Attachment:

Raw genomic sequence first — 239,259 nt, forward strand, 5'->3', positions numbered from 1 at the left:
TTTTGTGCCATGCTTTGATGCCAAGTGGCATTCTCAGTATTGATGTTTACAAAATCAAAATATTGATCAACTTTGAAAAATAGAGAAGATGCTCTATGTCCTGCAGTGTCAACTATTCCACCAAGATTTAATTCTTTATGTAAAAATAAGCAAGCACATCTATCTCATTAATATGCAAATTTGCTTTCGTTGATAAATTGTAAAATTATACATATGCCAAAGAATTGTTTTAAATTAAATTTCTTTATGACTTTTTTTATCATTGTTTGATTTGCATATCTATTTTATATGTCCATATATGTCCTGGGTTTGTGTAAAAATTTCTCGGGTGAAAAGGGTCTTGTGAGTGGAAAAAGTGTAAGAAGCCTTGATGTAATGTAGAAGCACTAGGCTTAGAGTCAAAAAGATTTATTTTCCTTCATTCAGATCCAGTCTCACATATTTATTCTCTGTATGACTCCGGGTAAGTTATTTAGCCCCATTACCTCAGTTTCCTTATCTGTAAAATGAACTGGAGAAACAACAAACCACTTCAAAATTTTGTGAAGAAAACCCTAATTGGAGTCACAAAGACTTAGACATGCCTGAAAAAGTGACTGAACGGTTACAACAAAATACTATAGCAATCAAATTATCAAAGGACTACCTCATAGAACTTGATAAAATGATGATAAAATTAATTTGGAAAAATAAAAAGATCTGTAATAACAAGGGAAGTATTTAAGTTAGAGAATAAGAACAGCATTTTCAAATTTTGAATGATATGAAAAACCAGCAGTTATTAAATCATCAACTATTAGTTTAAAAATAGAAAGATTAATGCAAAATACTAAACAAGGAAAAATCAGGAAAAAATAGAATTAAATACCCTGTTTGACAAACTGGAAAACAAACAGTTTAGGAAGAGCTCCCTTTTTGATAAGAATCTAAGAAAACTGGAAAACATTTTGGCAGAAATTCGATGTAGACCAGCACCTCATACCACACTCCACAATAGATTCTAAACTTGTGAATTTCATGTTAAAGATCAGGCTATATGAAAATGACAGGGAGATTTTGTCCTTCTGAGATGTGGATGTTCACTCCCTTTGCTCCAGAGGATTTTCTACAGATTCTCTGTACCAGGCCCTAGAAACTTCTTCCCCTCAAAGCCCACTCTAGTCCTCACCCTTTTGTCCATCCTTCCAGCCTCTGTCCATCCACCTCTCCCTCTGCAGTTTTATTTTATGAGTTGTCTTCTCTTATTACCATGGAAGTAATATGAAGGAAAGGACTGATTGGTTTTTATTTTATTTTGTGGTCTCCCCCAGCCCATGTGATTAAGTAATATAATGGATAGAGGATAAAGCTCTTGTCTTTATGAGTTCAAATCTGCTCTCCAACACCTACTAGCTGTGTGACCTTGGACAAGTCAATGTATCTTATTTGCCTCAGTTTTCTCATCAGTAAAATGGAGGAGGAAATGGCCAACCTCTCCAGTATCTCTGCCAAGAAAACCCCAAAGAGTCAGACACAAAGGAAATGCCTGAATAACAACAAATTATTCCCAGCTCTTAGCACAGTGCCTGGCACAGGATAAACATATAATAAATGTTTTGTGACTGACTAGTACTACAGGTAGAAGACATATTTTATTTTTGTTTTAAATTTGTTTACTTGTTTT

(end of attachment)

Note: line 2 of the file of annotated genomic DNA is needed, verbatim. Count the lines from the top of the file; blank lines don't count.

TTTTGTGCCATGCTTTGATGCCAAGTGGCATTCTCAGTATTGATGTTTACAAAATCAAAATATTGATCAACTTTGAAAAATAGAGAAGATGCTCTATGTCCTGCAGTGTCAACTATTCCACCAAGATTTAATTCTTTATGTAAAAATAAGCAAGCACATCTATCTCATTAATATGCAAATTTGCTTTCGTTGATAAATTGTAAAATTATACATATGCCAAAGAATTGTTTTAAATTAAATTTCTTTATGACTTTTTTTATCATTGTTTGATTTGCATATCTATTTTATATGTCCATATATGTCCTGGGTTTGTGTAAAAATTTCTCGGGTGAAAAGGGTCTTGTGAGTGGAAAAAGTGTAAGAAGCCTTGATGTAATGTAGAAGCACTAGGCTTAGAGTCAAAAAGATTTATTTTCCTTCATTCAGATCCAGTCTCACATATTTATTCTCTGTATGACTCCGGGTAAGTTATTTAGCCCCATTACCTCAGTTTCCTTATCTGTAAAATGAACTGGAGAAACAACAAACCACTTCAAAATTTTGTGAAGAAAACCCTAATTGGAGTCACAAAGACTTAGACATGCCTGAAAAAGTGACTGAACGGTTACAACAAAATACTATAGCAATCAAATTATCAAAGGACTACCTCATAGAACTTGATAAAATGATGATAAAATTAATTTGGAAAAATAAAAAGATCTGTAATAACAAGGGAAGTATTTAAGTTAGAGAATAAGAACAGCATTTTCAAATTTTGAATGATATGAAAAACCAGCAGTTATTAAATCATCAACTATTAGTTTAAAAATAGAAAGATTAATGCAAAATACTAAACAAGGAAAAATCAGGAAAAAATAGAATTAAATACCCTGTTTGACAAACTGGAAAACAAACAGTTTAGGAAGAGCTCCCTTTTTGATAAGAATCTAAGAAAACTGGAAAACATTTTGGCAGAAATTCGATGTAGACCAGCACCTCATACCACACTCCACAATAGATTCTAAACTTGTGAATTTCATGTTAAAGATCAGGCTATATGAAAATGACAGGGAGATTTTGTCCTTCTGAGATGTGGATGTTCACTCCCTTTGCTCCAGAGGATTTTCTACAGATTCTCTGTACCAGGCCCTAGAAACTTCTTCCCCTCAAAGCCCACTCTAGTCCTCACCCTTTTGTCCATCCTTCCAGCCTCTGTCCATCCACCTCTCCCTCTGCAGTTTTATTTTATGAGTTGTCTTCTCTTATTACCATGGAAGTAATATGAAGGAAAGGACTGATTGGTTTTTATTTTATTTTGTGGTCTCCCCCAGCCCATGTGATTAAGTAATATAATGGATAGAGGATAAAGCTCTTGTCTTTATGAGTTCAAATCTGCTCTCCAACACCTACTAGCTGTGTGACCTTGGACAAGTCAATGTATCTTATTTGCCTCAGTTTTCTCATCAGTAAAATGGAGGAGGAAATGGCCAACCTCTCCAGTATCTCTGCCAAGAAAACCCCAAAGAGTCAGACACAAAGGAAATGCCTGAATAACAACAAATTATTCCCAGCTCTTAGCACAGTGCCTGGCACAGGATAAACATATAATAAATGTTTTGTGACTGACTAGTACTACAGGTAGAAGACATATTTTATTTTTGTTTTAAATTTGTTTACTTGTTTT